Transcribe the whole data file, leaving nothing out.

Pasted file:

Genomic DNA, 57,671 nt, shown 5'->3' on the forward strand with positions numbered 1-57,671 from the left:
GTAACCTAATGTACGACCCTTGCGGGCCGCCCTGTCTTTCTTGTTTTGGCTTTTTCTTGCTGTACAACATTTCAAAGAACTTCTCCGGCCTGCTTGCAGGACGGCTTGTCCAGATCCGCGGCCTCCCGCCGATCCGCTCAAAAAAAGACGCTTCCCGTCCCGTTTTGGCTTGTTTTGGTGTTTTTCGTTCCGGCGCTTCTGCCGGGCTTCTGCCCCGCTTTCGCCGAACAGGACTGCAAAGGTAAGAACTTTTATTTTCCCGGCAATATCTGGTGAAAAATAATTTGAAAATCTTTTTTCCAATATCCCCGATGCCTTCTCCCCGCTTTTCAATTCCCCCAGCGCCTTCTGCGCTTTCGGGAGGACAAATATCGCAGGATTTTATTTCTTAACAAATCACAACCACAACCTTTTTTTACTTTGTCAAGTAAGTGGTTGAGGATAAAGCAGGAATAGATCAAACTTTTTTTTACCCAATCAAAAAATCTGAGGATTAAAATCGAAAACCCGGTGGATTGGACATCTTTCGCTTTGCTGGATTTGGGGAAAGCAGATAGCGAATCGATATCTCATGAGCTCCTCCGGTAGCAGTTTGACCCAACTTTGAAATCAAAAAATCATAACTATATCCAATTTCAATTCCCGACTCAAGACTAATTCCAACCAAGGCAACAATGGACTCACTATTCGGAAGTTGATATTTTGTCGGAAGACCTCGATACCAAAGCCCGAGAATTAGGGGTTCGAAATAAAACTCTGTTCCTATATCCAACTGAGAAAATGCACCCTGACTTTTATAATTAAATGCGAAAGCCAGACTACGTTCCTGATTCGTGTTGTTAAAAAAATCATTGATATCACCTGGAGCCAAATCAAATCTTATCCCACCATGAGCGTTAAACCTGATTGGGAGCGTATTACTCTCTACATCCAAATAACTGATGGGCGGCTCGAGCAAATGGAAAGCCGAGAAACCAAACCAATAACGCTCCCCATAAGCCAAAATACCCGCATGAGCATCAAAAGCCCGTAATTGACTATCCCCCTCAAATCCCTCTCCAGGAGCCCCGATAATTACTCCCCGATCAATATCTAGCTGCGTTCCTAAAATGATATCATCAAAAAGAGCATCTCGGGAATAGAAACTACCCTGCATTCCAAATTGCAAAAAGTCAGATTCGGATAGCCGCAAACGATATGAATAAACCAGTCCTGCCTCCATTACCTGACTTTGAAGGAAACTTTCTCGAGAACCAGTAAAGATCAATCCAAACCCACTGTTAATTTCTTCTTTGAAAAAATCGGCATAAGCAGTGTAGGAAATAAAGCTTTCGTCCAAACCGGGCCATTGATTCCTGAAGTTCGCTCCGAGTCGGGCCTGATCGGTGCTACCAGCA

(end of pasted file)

Genomic DNA, 57,671 nt, shown 5'->3' on the forward strand with positions numbered 1-57,671 from the left:
GTAACCTAATGTACGACCCTTGCGGGCCGCCCTGTCTTTCTTGTTTTGGCTTTTTCTTGCTGTACAACATTTCAAAGAACTTCTCCGGCCTGCTTGCAGGACGGCTTGTCCAGATCCGCGGCCTCCCGCCGATCCGCTCAAAAAAAGACGCTTCCCGTCCCGTTTTGGCTTGTTTTGGTGTTTTTCGTTCCGGCGCTTCTGCCGGGCTTCTGCCCCGCTTTCGCCGAACAGGACTGCAAAGGTAAGAACTTTTATTTTCCCGGCAATATCTGGTGAAAAATAATTTGAAAATCTTTTTTCCAATATCCCCGATGCCTTCTCCCCGCTTTTCAATTCCCCCAGCGCCTTCTGCGCTTTCGGGAGGACAAATATCGCAGGATTTTATTTCTTAACAAATCACAACCACAACCTTTTTTTACTTTGTCAAGTAAGTGGTTGAGGATAAAGCAGGAATAGATCAAACTTTTTTTTACCCAATCAAAAAATCTGAGGATTAAAATCGAAAACCCGGTGGATTGGACATCTTTCGCTTTGCTGGATTTGGGGAAAGCAGATAGCGAATCGATATCTCATGAGCTCCTCCGGTAGCAGTTTGACCCAACTTTGAAATCAAAAAATCATAACTATATCCAATTTCAATTCCCGACTCAAGACTAATTCCAACCAAGGCAACAATGGACTCACTATTCGGAAGTTGATATTTTGTCGGAAGACCTCGATACCAAAGCCCGAGAATTAGGGGTTCGAAATAAAACTCTGTTCCTATATCCAACTGAGAAAATGCACCCTGACTTTTATAATTAAATGCGAAAGCCAGACTACGTTCCTGATTCGTGTTGTTAAAAAAATCATTGATATCACCTGGAGCCAAATCAAATCTTATCCCACCATGAGCGTTAAACCTGATTGGGAGCGTATTACTCTCTACATCCAAATAACTGATGGGCGGCTCGAGCAAATGGAAAGCCGAGAAACCAAACCAATAACGCTCCCCATAAGCCAAAATACCCGCATGAGCATCAAAAGCCCGTAATTGACTATCCCCCTCAAATCCCTCTCCAGGAGCCCCGATAATTACTCCCCGATCAATATCTAGCTGCGTTCCTAAAATGATATCATCAAAAAGAGCATCTCGGGAATAGAAACTACCCTGCATTCCAAATTGCAAAAAGTCAGATTCGGATAGCCGCAAACGATATGAATAAACCAGTCCTGCCTCCATTACCTGACTTTGAAGGAAACTTTCTCGAGAACCAGTAAAGATCAATCCAAACCCACTGTTAATTTCTTCTTTGAAAAAATCGGCATAAGCAGTGTAGGAAATAAAGCTTTCGTCCAAACCGGGCCATTGATTCCTGAAGTTCGCTCCGAGTCGGGCCTGATCGGTGCTACCAGCA